The mystery is moving. The mystery is in the cocoon with us. It's stepping on our toes, pressing in from all sides until we're angry enough to do something about it. Mystery tests the elasticity of our spirits and causes us, when we feel it, to look up for a moment from the toil into which we have become absorbed. We wonder what has tapped us on the shoulder. We don't know and we cannot answer. But when we look back down, we find we can no longer remember what we were doing before. And, in my limited experience, we can no longer remember who we were before.

I can't tell you what it is, this is a mere essay on frustration. But I can tell you that when the man on the stage played the bass, I felt it through my entire body like a spirit taking possession. I can tell you that when I stood surrounded by Van Gogh's paintings I wept uncontrollably, and the worldly concepts of time and everything else were lost. I can tell you that when I am deep in the woods and the sun is coming over a distant mossy ridge, I feel like I am losing my mind. I can tell you that when I write I feel like something inside of me is reaching out, dictating to my hand beyond my perception and thought; I hardly know what I've written until I've read it. I can tell you that there is something past the curtain of our senses, reaching out like a figure on the other side of foggy glass. I can't make their face out, but I know they are there. There in the restlessness, and the art, and the wild, living air.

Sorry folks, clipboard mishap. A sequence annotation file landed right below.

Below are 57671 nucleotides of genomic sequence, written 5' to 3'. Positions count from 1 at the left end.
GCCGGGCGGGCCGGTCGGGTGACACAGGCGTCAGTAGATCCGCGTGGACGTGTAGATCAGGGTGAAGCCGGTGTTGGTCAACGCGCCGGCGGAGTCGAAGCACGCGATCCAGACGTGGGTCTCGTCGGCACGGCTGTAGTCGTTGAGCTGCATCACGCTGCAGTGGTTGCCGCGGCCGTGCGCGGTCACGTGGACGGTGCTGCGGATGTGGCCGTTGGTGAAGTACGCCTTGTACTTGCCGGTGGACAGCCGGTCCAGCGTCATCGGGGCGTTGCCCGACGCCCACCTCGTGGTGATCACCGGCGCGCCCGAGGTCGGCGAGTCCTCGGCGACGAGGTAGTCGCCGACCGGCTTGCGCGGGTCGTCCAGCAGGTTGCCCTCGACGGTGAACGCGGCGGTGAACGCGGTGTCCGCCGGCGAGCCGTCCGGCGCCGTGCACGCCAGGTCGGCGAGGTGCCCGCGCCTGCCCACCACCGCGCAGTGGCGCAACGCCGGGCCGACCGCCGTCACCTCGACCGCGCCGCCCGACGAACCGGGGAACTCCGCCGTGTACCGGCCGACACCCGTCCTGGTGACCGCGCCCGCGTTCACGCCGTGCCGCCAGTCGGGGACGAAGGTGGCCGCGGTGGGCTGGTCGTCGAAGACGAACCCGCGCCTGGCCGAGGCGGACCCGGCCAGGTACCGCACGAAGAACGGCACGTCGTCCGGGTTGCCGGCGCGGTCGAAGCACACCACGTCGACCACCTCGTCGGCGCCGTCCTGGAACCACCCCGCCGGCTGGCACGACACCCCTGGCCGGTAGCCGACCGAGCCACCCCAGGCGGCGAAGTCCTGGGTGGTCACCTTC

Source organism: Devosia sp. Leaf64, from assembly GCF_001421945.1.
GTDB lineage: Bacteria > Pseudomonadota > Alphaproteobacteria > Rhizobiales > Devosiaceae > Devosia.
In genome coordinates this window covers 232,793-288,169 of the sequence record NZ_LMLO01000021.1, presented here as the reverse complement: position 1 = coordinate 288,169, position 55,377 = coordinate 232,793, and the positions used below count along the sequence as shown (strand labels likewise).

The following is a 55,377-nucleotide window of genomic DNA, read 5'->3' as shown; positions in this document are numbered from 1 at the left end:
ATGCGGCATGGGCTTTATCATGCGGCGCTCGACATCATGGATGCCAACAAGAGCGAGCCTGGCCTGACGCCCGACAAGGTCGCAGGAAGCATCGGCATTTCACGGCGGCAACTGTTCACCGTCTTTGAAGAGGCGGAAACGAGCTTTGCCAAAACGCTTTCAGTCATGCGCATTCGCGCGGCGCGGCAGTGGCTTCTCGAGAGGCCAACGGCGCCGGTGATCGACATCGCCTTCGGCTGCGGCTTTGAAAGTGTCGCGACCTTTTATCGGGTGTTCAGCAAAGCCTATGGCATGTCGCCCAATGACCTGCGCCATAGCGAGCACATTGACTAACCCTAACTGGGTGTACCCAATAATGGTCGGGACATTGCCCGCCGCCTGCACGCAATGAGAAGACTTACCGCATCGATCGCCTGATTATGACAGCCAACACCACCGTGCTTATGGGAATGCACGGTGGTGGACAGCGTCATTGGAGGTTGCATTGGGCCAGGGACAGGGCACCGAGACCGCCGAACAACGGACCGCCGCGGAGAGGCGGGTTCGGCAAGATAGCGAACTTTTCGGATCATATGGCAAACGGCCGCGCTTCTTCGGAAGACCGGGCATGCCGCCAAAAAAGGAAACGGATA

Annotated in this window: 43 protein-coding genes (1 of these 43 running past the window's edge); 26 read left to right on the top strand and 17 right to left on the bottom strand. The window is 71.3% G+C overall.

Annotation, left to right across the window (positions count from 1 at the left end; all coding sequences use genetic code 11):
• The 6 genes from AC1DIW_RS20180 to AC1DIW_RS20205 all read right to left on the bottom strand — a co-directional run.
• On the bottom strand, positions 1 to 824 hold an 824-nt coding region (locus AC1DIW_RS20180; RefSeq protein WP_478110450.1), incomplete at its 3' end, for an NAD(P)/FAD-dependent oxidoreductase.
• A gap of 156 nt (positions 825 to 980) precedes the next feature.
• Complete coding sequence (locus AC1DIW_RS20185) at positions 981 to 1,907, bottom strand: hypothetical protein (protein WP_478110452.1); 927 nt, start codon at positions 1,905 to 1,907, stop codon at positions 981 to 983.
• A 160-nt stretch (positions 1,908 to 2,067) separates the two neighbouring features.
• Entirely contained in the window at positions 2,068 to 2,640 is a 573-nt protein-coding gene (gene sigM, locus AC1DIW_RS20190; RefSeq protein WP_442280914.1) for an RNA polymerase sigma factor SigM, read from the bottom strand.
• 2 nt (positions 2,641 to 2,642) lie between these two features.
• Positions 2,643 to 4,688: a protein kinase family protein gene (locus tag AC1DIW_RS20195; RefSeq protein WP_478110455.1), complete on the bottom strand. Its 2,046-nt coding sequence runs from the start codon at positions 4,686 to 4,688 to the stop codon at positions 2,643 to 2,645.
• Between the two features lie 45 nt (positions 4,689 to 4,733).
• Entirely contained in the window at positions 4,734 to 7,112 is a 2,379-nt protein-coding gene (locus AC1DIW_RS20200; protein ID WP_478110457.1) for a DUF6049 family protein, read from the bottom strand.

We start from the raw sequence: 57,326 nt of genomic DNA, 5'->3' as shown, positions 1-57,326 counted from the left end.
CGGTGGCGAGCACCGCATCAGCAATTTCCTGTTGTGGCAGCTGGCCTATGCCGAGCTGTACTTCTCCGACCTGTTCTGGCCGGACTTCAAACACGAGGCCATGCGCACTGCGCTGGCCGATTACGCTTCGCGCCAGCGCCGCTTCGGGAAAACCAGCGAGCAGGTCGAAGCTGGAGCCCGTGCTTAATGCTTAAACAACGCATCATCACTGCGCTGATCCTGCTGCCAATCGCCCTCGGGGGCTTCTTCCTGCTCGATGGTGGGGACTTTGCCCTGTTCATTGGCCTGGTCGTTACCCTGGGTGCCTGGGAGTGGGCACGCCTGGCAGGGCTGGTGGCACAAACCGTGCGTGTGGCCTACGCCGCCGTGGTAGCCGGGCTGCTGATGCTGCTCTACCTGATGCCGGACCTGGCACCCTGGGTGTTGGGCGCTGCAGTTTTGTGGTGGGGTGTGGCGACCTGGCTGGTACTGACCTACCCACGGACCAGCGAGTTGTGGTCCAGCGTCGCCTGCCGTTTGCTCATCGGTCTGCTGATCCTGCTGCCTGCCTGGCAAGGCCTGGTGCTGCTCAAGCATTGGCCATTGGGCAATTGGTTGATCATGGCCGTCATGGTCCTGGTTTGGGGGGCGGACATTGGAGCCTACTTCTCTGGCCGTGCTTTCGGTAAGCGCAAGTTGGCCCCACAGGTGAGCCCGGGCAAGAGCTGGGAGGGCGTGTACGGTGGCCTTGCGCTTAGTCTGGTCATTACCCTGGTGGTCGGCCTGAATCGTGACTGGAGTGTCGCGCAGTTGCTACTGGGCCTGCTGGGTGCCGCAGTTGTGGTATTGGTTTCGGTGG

Maybe we're not meant to know. Perhaps we don't know what it looks like because perhaps it looks like all of us. 

essay on thought and art
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  2. Last night I had a dream... I found my blackboard, a green center-painted chalkboard, propped up like an easel on a pinewood stand - made for me, by my dad when I was little. (Passive voice, the active doesn't have the same feel).

    It's something I had forgotten about for so many years, and yet I saw it again as it once were. There's a disconnect between trying to remember it; and seeing it in my childhood room.

    Was it a familiarity that made you weep - surrounded by Van Gogh's paintings. In my dream I was handed a familiar small plastic bag, that once carried medicine from the pharmacy. Did not know what was in it within my dream. I looked inside and saw little pieces of used chalk. Writing it makes my eyes tear up. The dream feeling, such sadness, but also, like finding a lost friend.

    In my dream I was trying on shoes, which felt like, reliving the past, but different. A great big spider came up in the store, but not a real one. I threw it with my blackboard's eraser. Reminding me now that, the wood was repurposed. Creativity lost and found.

    I think I had this dream from reading your essay yesterday, which I thought about when I woke up. I think through the subconscious mind we enter our higher selves. A cosmic consciousness from which creativity flows. I love your writing Kate.